Trastuzumab and Hypofractionated Whole Breast Radiotherapy: A Victorious Combination?

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Abstract

Micro-Abstract

Radiotherapy (RT) and trastuzumab are usually administered concurrently in patients with human epidermal growth factor receptor-2-positive breast cancer. Adjuvant hypofractionated RT, delivered in 15 or 16 fractions, has been accepted as a valid alternative to standard fractionation. We examined the feasibility of associating hypofractionated RT with trastuzumab, finding a safe profile in terms of acute skin and cardiac toxicity.

Introduction:

The purpose of this study was to examine the impact of trastuzumab on acute skin and cardiac toxicity in patients with breast cancer treated with chemotherapy with or without trastuzumab and adjuvant whole breast hypofractionated radiotherapy (hypo-RT).

Materials and Methods:

The study was conducted on 727 patients treated from April 2009 to October 2016. Patients received 42.4 Gy in 16 daily fractions (2.65 Gy per fraction). A boost was only administered in cases with grade (G) 3 primary tumor and close or positive margins. Acute and late toxicity was assessed prospectively during and after hypo-RT, based on the Radiation Therapy Oncology Group scale. Multivariable logistic regression models were used to examine the onset of acute skin toxicity (≥ G2) in the whole study population, and the impact of trastuzumab on the onset of acute skin (≥ G2) or cardiac toxicity in the subgroup of 176 patients given chemotherapy.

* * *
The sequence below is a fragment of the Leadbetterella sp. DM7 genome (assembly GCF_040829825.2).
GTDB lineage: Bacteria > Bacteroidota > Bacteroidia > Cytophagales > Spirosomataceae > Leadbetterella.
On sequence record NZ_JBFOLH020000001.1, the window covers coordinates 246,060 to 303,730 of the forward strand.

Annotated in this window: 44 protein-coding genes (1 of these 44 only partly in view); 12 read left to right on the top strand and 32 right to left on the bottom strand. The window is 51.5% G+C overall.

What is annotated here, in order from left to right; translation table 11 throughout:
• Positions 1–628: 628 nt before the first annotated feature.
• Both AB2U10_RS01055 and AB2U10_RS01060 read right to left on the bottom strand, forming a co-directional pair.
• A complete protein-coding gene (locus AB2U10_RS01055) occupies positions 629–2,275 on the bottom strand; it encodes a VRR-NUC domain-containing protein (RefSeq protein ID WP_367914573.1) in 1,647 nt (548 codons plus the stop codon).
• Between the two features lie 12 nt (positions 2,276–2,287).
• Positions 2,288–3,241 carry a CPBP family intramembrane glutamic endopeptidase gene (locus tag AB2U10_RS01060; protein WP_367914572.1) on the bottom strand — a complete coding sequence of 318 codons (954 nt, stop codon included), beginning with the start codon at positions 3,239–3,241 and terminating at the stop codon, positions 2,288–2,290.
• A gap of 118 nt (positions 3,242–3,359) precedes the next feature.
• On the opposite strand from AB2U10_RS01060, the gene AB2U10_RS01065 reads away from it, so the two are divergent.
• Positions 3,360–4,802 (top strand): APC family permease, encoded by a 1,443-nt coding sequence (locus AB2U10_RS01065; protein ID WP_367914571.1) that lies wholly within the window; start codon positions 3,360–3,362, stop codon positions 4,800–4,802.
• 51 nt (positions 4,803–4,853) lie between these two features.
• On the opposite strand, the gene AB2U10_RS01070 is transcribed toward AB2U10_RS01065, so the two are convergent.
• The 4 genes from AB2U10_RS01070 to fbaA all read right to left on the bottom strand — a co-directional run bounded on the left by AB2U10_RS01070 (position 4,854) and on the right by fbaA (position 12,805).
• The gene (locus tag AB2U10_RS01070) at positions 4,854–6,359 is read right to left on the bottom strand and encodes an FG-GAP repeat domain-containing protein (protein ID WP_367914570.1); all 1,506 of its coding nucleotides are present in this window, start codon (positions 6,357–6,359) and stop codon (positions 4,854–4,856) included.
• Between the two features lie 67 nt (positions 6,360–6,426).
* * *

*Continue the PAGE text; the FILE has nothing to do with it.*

Results:

A total of 176 patients received chemotherapy with anthracycline and taxane, and 51 (29%) of them were also treated with trastuzumab. Acute G1, G2, and G3 skin toxicity occurred, respectively, in 56.8%, 27.3%, and 1.1% of the patients given chemotherapy alone, and in 64.7%, 19.6%, and 0% of those given trastuzumab as well. Among the patients given chemotherapy, left ventricular ejection fraction (LVEF) toxicity developed with a severity of G1 (LVEF < 60%-50%) in 12 (6.8%) patients, G2 (LVEF < 50%-40%) in 2 (1.1%) patients, and G3 (LVEF < 40%) in 1 (0.6%) patient. Among the patients also given trastuzumab, 7 (13.7%) patients had G1 LVEF toxicity, and 1 (2%) patient had G2 LVEF toxicity. We found that patients given trastuzumab were at higher risk of cardiac toxicity ≥ G1 (odds ratio, 4.3; P = .01), and at lower risk of acute skin toxicity ≥ G2 (odds ratio, 0.4; P = .03) than patients given chemotherapy alone.

Conclusions:

This analysis showed that trastuzumab with adjuvant hypo-RT for patients with breast cancer was generally well-tolerated in routine clinical practice. A longer follow-up will be necessary to assess late cardiac toxicity.

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